This is a new book in the Hackberry Family / Holland Family series. I’ve been reading these books for many years but at this point it’s only as they come out. I’m tempted to go back and reread some of them.
Another Kind of Eden
by James Lee Burke
read by Will Patton 6h 19m
rating: A / crime
(Hackberry / Holland series which aren’t necessarily in chronological order.)
Actually, someone mentioned Neon Rain on the 4-Mystery Addicts list and that got me thinking but within a day I discovered this new Holland Family book by Burke. Oh yes!!!
Back in 1995 or so I discovered In the Electric Mist with Confederate Deadwith Confederate Dead and I’ve been stuck on James Lee Burke ever since. But the first Holland Family book was probably Cinnamon Rose back in 2000 or so. Then I found Lay Down My Sword and Shield which was first published in 1971 (?) but ereleased and I’ve kept up with the Holland stories. I’ve actually only kept up since I got online with Amazon in 1996 – then I could easily get the books I wanted, pronto!
I like the Dave Robicheaux books best, but the Holland books are close except for one thing – more below but maybe also I just got used to Clyde Purcell (Robicheaux’s sidekick) and am more familiar with the the characters of that series.
Anyway! This time we have Aaron Holland Broussard again and now it’s the 1960s. He was featured in The Jealous Kind which was set in Houston of the 1950s. Aaron is the grandson of the elder Hackberry Holland who was in The House of the Rising Sun. From what I gather, between books Aaron went to college and studied writing because he talks about that.
And Hackberry Holland-the-younger was in Rain Gods where, after serving in Korea, he became a lawyer and finds the bones of Korean women buried in a remote cemetery in South Texas. https://bookpage.com/interviews/8105-james-lee-burke-mystery-suspense#.YSJGVC1h3L8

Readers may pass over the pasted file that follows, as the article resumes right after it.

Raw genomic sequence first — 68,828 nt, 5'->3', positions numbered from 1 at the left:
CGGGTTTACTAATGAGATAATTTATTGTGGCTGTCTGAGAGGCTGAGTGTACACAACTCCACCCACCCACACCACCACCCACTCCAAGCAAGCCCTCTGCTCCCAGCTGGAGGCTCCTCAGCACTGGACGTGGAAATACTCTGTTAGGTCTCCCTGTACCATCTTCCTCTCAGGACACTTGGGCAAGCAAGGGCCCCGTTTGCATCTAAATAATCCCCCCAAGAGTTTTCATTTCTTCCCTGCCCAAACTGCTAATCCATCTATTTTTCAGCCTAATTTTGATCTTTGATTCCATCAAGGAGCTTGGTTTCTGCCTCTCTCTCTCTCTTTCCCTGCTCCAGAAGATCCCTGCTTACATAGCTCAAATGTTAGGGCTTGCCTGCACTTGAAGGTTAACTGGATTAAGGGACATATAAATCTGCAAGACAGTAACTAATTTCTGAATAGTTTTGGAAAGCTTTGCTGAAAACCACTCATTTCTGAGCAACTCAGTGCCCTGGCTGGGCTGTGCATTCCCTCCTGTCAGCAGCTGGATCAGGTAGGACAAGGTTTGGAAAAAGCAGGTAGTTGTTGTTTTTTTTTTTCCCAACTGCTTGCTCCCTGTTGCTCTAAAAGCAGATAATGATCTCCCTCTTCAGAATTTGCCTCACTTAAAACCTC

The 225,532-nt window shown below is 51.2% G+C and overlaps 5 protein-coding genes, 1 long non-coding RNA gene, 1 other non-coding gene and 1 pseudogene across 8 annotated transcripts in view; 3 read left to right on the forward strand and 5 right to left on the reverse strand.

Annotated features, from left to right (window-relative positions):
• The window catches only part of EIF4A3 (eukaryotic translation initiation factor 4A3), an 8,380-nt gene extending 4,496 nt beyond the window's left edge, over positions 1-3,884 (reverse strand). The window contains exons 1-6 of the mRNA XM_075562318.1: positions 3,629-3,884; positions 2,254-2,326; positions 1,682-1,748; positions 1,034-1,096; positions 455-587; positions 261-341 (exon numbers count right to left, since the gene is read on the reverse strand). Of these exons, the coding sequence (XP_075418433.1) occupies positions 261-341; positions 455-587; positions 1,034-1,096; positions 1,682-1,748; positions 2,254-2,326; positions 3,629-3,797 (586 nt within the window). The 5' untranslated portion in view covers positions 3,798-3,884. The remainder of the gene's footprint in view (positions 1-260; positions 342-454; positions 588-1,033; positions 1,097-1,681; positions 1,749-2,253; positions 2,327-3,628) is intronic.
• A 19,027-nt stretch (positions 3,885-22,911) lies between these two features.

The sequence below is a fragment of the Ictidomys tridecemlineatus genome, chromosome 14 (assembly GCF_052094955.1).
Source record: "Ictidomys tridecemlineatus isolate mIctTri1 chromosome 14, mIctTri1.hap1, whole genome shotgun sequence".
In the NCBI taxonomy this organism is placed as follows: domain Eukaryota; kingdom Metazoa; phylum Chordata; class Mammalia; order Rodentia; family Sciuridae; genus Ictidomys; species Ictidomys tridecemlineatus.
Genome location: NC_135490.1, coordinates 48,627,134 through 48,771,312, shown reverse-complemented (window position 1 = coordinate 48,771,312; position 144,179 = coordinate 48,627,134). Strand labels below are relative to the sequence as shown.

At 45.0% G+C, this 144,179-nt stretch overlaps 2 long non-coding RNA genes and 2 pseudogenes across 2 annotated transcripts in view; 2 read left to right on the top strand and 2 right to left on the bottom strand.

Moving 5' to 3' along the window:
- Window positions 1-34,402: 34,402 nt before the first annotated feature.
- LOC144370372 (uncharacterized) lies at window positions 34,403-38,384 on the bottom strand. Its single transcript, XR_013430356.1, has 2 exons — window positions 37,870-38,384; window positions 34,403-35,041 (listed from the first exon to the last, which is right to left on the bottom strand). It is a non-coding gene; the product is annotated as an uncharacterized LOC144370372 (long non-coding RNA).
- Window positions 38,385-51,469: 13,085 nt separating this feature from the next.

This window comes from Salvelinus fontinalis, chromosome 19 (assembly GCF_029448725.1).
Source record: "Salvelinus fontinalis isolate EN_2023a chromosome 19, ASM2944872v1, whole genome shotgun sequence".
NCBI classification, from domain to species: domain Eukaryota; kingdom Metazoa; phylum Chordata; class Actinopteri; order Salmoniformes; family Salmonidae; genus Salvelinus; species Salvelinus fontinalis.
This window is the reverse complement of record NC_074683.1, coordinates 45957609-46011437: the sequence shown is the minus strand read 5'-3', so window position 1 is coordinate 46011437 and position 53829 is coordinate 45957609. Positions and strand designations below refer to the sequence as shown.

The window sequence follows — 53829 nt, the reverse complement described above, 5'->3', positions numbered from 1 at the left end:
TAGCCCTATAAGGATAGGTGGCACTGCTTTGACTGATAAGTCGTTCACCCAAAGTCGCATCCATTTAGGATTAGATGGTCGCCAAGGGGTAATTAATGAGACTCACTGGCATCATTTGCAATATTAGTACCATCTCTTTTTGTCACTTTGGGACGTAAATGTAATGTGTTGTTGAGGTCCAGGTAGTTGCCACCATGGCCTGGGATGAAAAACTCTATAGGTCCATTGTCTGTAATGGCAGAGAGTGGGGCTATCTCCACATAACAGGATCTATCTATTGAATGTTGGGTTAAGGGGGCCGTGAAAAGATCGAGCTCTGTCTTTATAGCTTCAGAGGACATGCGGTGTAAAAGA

These are great:
So much for all that. In “Another Kind of Eden” it’s the early 1960s and Aaron Holland Broussard is out of college.(It’s mentioned that his father was from Bayou Teche which happens to wind east of New Iberia which is the general location of the Dave Robicheaux books). Now he’s riding the rails (instead of the range like his great-grandfather Holland) and looking for a novel to write. He’s working rather lamely at various places in Colorado where he finds himself caught up with some “beatniks” and drugs and some ugly trouble and a bit of mysticism as well as love with an artist . There’s a pretty good mystery plot in there, too, btw, fwiw. Heh.
The books all use what is essentially the same theme, good vs gritty evil. And they all have the metaphor drenched prose Burke is known for, the settings change is all.
In the Robicheaux novels the plot is soaked in incredible Biblical type prose with some Arthurian legend thrown in and set in the lush Louisiana Bayou country. For the Holland novels the setting is in the deserts of Texas, Colorado and Mexico. The prose works much better in the setting of Spanish Oaks and sugar cane with a lazy river winding through it – that might just be me, the desert setting also works as a rendition of hell, but that’s a bit stretched.
The Holland family stories are more historical and they’re based on Burke’s family history. These books are basically all stand-alones but the characters are connected in the background.